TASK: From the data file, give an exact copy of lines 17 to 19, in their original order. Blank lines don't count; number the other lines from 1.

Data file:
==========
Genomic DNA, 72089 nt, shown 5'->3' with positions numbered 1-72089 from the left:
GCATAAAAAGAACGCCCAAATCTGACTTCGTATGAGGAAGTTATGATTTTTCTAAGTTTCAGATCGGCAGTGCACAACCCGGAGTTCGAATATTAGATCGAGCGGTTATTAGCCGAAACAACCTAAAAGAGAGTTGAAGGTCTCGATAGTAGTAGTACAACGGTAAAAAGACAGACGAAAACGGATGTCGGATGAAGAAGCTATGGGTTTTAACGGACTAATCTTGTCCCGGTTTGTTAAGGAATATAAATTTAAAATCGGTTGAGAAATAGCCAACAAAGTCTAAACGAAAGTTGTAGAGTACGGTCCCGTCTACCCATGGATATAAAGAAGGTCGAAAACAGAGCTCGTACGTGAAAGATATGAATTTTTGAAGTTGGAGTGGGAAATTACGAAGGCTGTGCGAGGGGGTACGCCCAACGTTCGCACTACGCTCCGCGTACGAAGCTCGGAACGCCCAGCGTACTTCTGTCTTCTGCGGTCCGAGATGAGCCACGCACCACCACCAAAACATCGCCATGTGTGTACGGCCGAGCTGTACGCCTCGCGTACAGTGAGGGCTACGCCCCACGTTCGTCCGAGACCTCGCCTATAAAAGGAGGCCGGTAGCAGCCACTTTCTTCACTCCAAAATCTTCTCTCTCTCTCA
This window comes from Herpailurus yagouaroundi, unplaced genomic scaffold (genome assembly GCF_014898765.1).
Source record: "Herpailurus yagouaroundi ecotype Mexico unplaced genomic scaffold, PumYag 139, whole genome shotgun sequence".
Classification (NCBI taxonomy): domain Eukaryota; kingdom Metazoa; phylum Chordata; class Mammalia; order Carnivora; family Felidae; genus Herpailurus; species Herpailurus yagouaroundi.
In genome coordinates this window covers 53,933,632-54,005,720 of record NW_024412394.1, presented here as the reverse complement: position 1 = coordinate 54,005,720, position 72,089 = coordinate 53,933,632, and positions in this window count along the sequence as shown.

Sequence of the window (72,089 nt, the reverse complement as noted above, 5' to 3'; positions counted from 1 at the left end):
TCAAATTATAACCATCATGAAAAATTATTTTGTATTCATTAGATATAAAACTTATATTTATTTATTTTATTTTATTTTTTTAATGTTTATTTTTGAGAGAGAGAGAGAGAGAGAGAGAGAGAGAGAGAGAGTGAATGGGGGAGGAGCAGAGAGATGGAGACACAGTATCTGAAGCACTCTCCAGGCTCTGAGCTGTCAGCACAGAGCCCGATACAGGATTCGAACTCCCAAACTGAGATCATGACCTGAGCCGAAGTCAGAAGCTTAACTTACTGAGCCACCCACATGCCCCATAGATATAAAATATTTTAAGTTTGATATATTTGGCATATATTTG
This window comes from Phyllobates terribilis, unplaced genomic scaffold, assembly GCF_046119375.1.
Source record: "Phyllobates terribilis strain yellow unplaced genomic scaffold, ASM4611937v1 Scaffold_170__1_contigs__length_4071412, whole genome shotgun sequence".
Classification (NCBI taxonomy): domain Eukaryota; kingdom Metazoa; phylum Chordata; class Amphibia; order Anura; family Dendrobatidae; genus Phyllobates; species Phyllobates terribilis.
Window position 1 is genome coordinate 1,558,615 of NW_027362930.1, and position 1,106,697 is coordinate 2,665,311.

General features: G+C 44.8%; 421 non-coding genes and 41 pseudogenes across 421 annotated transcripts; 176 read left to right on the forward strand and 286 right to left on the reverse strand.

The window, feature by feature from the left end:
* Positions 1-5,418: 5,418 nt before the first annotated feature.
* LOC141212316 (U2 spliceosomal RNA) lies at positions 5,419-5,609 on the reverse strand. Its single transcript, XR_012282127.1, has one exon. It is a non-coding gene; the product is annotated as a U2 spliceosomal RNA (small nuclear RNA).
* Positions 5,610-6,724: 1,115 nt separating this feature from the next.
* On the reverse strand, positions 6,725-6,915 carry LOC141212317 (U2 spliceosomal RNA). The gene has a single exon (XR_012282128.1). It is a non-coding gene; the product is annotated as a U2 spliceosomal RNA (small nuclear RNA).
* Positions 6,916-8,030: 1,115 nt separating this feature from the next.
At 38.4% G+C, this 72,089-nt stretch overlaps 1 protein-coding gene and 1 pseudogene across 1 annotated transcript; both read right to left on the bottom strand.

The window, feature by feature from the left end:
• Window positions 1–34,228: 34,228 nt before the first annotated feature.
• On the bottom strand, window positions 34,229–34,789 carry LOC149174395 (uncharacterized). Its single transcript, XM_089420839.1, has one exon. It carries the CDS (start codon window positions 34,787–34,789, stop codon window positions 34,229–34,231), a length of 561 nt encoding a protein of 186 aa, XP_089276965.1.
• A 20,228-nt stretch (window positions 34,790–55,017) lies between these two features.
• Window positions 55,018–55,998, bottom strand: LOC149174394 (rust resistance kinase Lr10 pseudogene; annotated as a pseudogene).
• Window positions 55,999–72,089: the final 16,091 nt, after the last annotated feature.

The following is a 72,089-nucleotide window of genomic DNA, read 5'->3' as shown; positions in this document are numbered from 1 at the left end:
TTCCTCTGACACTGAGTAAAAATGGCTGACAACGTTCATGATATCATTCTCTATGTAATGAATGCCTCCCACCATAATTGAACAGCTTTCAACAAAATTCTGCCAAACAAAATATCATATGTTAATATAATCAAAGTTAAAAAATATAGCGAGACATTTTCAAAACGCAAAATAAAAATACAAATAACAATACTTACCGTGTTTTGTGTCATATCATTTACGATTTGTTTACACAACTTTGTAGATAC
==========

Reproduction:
* Positions 5,610-6,724: 1,115 nt separating this feature from the next.
* On the reverse strand, positions 6,725-6,915 carry LOC141212317 (U2 spliceosomal RNA). The gene has a single exon (XR_012282128.1). It is a non-coding gene; the product is annotated as a U2 spliceosomal RNA (small nuclear RNA).
* Positions 6,916-8,030: 1,115 nt separating this feature from the next.